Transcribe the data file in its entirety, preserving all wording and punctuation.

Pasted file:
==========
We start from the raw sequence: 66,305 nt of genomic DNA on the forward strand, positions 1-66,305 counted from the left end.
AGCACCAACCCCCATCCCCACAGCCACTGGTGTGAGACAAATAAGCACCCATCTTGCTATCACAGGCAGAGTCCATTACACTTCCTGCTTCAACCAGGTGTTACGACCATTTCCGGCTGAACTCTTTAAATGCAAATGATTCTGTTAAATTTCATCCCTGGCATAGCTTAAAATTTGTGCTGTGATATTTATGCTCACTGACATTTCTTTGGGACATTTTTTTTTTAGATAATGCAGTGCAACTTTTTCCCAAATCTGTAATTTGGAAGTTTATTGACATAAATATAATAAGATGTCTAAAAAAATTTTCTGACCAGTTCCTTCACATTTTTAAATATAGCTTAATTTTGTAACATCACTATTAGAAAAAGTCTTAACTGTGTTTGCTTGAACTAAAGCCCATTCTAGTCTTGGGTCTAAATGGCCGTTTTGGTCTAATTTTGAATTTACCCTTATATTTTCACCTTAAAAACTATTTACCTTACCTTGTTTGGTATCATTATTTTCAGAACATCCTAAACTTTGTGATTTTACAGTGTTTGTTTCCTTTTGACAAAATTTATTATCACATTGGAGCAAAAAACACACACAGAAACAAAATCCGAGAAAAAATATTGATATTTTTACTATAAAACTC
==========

We start from the raw sequence: 66,305 nt of genomic DNA on the forward strand, positions 1-66,305 counted from the left end.
AGCACCAACCCCCATCCCCACAGCCACTGGTGTGAGACAAATAAGCACCCATCTTGCTATCACAGGCAGAGTCCATTACACTTCCTGCTTCAACCAGGTGTTACGACCATTTCCGGCTGAACTCTTTAAATGCAAATGATTCTGTTAAATTTCATCCCTGGCATAGCTTAAAATTTGTGCTGTGATATTTATGCTCACTGACATTTCTTTGGGACATTTTTTTTTTAGATAATGCAGTGCAACTTTTTCCCAAATCTGTAATTTGGAAGTTTATTGACATAAATATAATAAGATGTCTAAAAAAATTTTCTGACCAGTTCCTTCACATTTTTAAATATAGCTTAATTTTGTAACATCACTATTAGAAAAAGTCTTAACTGTGTTTGCTTGAACTAAAGCCCATTCTAGTCTTGGGTCTAAATGGCCGTTTTGGTCTAATTTTGAATTTACCCTTATATTTTCACCTTAAAAACTATTTACCTTACCTTGTTTGGTATCATTATTTTCAGAACATCCTAAACTTTGTGATTTTACAGTGTTTGTTTCCTTTTGACAAAATTTATTATCACATTGGAGCAAAAAACACACACAGAAACAAAATCCGAGAAAAAATATTGATATTTTTACTATAAAACTC